Thursday, November 30, 2023


2023 elections: When will an all-men Nigerian association endorse female aspirants?

2023 elections: When will an all-men Nigerian association endorse female aspirants?
March 26
14:00 2022


Want to see drama? Take an interest in Nigeria’s elections. From seemingly true-intentioned motives to the ‘aspire to perspire’ speeches and the comical jumps across party lines, election season is an interesting period here. Never mind that it is a country where four in ten persons live on less than $2 a day (according to the World Bank).

From consortiums to amalgamations, associations, progressives, ‘Hang Out’ (whatever that means), and movements, groups of all sorts appear to have suddenly emerged from a four-year limbo as the country sails into the 2023 elections.

Several women groups and youth associations have conducted visits to aspirants and, in some cases, held ‘world press conferences’ (one hopes at least 20 of the 195 countries worldwide will suspend their immediate concerns and show interest) to declare support for aspirants – whether the person in question has expressed interest or not.


However, wouldn’t it be stating the obvious to think that in many cases, this is some tactic by aspirants to test the popularity river with their fingers to determine if it’s safe enough to enter with the legs?

More interesting over the recent months has been the sudden outpouring of goodwill by these groups asking to purchase nomination and expression of interest forms for politicians, some of whom are millionaires – and even billionaires. From Bola Tinubu to Atiku Abubakar, Ahmadu Fintiri Aminu Tambuwal, Pius Anyim, Bukola Saraki, Orji Uzor Kalu, Bala Mohammed – notice that no woman comes to mind in this league – forms have been bought and in some cases, there are standing offers to buy.

Even for Vice-President Yemi Osinbajo, who hasn’t declared if he will contest or not, a coalition of “180 groups” has offered to buy the forms for him. Interesting times indeed! Let’s not forget that generous proposal by a ‘Middle Belt group’ for former President Goodluck Jonathan — the Bayelsa native hasn’t even shown the slightest interest in contesting.


In all these, there have been women groups dancing their way into the offices and homes of aspirants, and it has been quite rare to find a group consisting of strictly men declaring support for a female candidate by purchasing the nomination and expression of interest forms for her.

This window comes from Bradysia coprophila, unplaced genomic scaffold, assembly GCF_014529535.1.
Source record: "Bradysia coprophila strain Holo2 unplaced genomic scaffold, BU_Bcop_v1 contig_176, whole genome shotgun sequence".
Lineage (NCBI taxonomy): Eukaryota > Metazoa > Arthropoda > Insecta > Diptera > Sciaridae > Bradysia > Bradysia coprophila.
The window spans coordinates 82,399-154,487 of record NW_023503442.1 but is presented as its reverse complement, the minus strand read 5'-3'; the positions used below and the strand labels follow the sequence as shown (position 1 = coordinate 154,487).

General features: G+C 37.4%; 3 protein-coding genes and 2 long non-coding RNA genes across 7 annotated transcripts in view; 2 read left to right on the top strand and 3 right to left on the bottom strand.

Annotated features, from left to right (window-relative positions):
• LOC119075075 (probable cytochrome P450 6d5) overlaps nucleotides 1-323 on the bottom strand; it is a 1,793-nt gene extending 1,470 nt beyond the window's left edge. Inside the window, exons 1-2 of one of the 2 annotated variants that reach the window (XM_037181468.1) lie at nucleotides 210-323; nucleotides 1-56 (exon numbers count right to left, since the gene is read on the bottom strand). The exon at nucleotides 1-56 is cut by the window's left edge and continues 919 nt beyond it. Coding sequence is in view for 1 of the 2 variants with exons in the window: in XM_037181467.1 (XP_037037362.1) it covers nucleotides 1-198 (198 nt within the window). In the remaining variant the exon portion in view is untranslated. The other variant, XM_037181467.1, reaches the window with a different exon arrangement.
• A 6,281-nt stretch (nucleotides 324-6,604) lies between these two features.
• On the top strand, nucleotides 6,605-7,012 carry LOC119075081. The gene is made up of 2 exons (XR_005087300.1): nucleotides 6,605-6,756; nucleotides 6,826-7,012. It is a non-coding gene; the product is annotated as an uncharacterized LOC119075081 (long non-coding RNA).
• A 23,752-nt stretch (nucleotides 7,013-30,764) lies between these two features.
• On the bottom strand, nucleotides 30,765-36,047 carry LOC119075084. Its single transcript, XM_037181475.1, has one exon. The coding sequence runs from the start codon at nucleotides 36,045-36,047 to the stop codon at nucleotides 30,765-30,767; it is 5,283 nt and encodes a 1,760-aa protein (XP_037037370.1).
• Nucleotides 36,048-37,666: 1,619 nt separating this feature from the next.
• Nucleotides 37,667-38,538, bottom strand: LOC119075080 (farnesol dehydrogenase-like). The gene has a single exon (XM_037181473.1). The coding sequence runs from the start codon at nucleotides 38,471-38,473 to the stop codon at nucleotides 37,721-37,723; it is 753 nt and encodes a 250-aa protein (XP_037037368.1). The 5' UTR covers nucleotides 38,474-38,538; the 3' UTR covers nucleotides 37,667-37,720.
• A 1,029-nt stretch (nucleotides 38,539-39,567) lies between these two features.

Is one all-male group too much to ask for within this context considering how much support women have given within and outside the corridors of governance? There are tens of women associations – governors’ wives, army officers’ wives, defence and police oficers’ wives. There is even the Committee of Wives of Lagos State Officials (COWLSO). Should we assume there will soon be a Committee of Husbands of Lagos State Officials (COHLSO)? Go ahead and laugh! It’s 2022.

Beyond the quest for support from men, 21 years into Nigeria’s 21st Century, it would be assumed that there would at least be a rich representation of female chairpersons of major political parties at state level, and a good running even at the national level. But that is currently a pipe dream. Beyond the woman leader position (if you allow some parties, they will let men take this too), there really isn’t much in terms of significant representation of women where it really matters in decision making.

And it isn’t that women don’t have the numbers to match the required votes. In 2019, the number of registered female voters was around 47%. Add to this figure the men who see competence beyond gender, and the number could climb to above 65 percent. So, it isn’t that it’s impossible; it appears that many women interested in politics – whether as aspirants or supporters – are still caught within boxed confines.


2023 election deadlines are months away and however insignificant the effort, there is still time for women to rewrite the current narrative. One would have thought the APC women’s conference in January 2022 was a good launching pad. But from current indications with the party’s convention holding today, are women really ready?

Beyond protests and threats to boycott elections, which too many times end with another cycle of dancing for men at campaign grounds, more women need to show interest in contesting. Also, since we can’t all be at the decision-making table, those in observer/supporter positions should be ready to step out too. However, for women intending to contest, politics is a call to real service and not for showing up when it’s time to take sides over slap contests.

Many men have long taken their political stance and anything seemingly new at this time is lip service to get elected. Hopefully, 2023 will see women go beyond clapping, singing and dancing away prized votes offered cheaply to male candidates – some of whom have shown repeatedly that they have nothing to offer – to participating where it really matters – at the seat of governance.

The picture of what would have happened with the gender bills if women had good representation at the national assembly is a wake-up call for women to take matters into our hands.


To borrow from Rotimi Akeredolu’s #IWD2022 message on the gender bills and in the spirit of March which is a special month for us, it’s time for women to ‘stand gidigba’ with women.

Braheema, a social commentator, writes from Lagos


Views expressed by contributors are strictly personal and not of TheCable.

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